The discussion also covers the management of common long-term complications such as heterotopic ossification, in which solid masses of bone begin growing inappropriately within soft tissues near blast injury sites, and the formation of blood clots in the extremities and lungs, which occurs at a high rate in DCBI survivors.

In the long run, better methods for stopping internal bleeding, more advanced regenerative, transplant and prosthetics technologies, and new drugs to prevent complications such as heterotopic ossification, are hoped to further improve care for DCBI patients. In the meantime, disseminating the lessons already learned by military surgeons will bring medicine closer to the National Academies' goal of eliminating preventable deaths from injury– "a lofty but eminently achievable objective," Cannon said.

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Cannon's co-authors on the review were Luke J. Hoffman, Benjamin K. Potter, Carlos J. Rodriguez, Todd E. Rasmussen, James R. Jezior and Eric A. Elster of Uniformed Services University of the Health Sciences; Sean C. Glasgow of Washington University; Leopoldo C. Cancio, C. Anton Fries and Michael R. Davis of the US Army Institute of Surgical Research; and Richard J. Mullins of Oregon Health Sciences University.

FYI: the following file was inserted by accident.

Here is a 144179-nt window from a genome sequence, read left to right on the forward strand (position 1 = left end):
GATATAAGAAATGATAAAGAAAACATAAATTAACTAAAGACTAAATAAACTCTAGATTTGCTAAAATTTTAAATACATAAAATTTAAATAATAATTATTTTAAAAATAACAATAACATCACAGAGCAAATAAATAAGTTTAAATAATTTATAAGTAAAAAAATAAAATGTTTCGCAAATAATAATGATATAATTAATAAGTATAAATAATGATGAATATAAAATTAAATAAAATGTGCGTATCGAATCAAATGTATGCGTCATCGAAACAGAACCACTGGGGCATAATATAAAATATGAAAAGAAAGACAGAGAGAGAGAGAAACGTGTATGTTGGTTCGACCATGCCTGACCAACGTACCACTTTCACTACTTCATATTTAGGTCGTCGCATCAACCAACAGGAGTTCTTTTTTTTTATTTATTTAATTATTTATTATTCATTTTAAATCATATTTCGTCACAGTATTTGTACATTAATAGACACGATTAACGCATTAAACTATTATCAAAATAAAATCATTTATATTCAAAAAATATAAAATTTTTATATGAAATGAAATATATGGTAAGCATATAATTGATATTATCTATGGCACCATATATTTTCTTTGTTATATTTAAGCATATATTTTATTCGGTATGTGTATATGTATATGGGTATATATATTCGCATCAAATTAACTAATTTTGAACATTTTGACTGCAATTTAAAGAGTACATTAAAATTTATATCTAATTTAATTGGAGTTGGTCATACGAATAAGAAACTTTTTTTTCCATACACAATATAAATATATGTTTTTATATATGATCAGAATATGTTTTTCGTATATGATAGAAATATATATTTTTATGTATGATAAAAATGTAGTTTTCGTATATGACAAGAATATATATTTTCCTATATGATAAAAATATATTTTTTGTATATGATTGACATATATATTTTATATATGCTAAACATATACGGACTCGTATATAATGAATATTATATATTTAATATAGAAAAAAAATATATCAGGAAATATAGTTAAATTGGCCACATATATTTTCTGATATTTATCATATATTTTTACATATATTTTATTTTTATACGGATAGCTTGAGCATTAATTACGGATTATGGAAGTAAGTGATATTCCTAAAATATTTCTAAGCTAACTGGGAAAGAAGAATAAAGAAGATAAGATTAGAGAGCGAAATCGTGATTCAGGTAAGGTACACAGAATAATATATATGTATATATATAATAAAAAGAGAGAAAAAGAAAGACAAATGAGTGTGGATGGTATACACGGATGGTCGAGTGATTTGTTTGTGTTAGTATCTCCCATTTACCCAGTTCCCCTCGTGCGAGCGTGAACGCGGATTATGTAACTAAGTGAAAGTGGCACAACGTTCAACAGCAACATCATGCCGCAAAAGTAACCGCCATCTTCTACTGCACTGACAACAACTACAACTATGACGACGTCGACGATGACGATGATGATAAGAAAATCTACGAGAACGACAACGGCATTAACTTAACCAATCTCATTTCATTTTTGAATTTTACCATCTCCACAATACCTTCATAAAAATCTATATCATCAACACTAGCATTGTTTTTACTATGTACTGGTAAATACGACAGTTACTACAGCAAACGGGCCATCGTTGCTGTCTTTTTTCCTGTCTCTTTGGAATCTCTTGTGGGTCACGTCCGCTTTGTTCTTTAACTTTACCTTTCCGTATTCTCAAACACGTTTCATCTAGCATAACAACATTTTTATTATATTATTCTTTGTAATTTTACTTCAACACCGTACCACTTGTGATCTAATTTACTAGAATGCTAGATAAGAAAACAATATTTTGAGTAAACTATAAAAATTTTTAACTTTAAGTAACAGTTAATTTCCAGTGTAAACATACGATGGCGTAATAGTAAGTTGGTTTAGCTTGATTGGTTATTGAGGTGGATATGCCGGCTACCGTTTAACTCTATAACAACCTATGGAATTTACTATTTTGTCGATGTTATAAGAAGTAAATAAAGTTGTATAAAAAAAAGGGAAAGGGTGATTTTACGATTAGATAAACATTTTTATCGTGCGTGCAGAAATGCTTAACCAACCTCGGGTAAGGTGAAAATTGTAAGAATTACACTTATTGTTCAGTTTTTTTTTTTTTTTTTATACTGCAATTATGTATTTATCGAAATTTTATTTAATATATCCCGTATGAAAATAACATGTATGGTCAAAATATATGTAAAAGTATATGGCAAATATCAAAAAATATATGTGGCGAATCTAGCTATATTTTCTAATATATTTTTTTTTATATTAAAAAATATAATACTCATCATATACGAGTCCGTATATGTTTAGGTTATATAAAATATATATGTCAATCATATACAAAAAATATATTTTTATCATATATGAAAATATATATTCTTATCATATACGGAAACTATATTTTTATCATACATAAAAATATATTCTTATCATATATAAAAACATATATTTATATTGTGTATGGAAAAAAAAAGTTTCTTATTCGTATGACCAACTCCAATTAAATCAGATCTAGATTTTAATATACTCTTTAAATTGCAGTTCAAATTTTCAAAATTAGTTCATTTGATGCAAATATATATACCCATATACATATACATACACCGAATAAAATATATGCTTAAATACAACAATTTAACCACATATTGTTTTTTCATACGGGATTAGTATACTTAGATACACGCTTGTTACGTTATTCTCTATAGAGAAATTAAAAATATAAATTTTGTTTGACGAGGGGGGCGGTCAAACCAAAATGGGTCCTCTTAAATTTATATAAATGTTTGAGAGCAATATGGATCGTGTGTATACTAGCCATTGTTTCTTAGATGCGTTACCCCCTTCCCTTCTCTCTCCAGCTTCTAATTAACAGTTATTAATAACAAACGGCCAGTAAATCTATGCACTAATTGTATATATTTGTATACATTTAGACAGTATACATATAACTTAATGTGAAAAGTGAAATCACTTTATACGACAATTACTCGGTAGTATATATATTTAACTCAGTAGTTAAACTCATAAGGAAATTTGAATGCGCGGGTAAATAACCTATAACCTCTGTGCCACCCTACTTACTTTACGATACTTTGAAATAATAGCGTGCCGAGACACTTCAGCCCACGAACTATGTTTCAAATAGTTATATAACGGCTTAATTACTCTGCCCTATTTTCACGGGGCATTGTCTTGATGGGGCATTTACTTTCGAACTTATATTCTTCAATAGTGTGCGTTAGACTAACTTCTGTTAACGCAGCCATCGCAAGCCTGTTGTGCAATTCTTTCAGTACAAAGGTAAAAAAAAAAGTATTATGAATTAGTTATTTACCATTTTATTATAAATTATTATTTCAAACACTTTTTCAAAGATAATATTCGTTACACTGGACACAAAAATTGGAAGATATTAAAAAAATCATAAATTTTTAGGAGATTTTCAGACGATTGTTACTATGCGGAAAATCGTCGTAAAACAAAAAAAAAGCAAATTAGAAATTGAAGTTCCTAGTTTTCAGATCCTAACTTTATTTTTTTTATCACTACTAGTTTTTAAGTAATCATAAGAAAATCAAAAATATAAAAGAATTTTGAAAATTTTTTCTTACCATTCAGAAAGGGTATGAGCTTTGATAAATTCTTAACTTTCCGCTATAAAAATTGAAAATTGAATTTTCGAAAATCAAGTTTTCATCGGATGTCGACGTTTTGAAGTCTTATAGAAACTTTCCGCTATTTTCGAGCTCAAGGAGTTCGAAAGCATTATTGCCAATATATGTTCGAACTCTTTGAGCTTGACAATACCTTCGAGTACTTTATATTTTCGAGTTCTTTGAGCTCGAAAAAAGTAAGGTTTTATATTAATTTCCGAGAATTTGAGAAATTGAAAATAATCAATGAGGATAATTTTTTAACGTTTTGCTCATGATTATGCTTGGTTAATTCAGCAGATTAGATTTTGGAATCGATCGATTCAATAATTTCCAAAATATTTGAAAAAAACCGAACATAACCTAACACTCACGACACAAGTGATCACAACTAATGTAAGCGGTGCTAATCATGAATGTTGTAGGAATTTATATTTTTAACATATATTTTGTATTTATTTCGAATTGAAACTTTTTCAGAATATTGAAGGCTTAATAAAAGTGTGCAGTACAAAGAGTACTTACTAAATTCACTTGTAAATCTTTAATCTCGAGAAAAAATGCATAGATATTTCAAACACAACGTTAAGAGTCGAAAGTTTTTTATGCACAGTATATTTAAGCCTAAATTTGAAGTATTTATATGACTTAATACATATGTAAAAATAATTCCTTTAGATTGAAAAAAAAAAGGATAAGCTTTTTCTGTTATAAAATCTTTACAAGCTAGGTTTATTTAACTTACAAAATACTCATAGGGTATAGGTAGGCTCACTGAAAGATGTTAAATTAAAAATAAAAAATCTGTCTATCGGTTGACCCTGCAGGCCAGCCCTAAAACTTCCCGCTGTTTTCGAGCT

Penn Medicine is one of the world's leading academic medical centers, dedicated to the related missions of medical education, biomedical research, and excellence in patient care. Penn Medicine consists of the Raymond and Ruth Perelman School of Medicine at the University of Pennsylvania(founded in 1765 as the nation's first medical school) and the University of Pennsylvania Health System, which together form a $5.3 billion enterprise.

The Perelman School of Medicine has been ranked among the top five medical schools in the United States for the past 18 years, according to U.S. News & World Report's survey of research-oriented medical schools. The School is consistently among the nation's top recipients of funding from the National Institutes of Health, with $373 million awarded in the 2015 fiscal year.

The University of Pennsylvania Health System's patient care facilities include: The Hospital of the University of Pennsylvania and Penn Presbyterian Medical Center — which are recognized as one of the nation's top "Honor Roll" hospitals by U.S. News & World Report — Chester County Hospital; Lancaster General Health; Penn Wissahickon Hospice; and Pennsylvania Hospital — the nation's first hospital, founded in 1751. Additional affiliated inpatient care facilities and services throughout the Philadelphia region include Chestnut Hill Hospital and Good Shepherd Penn Partners, a partnership between Good Shepherd Rehabilitation Network and Penn Medicine.

Penn Medicine is committed to improving lives and health through a variety of community-based programs and activities. In fiscal year 2015, Penn Medicine provided $253.3 million to benefit our community.

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Katie Delach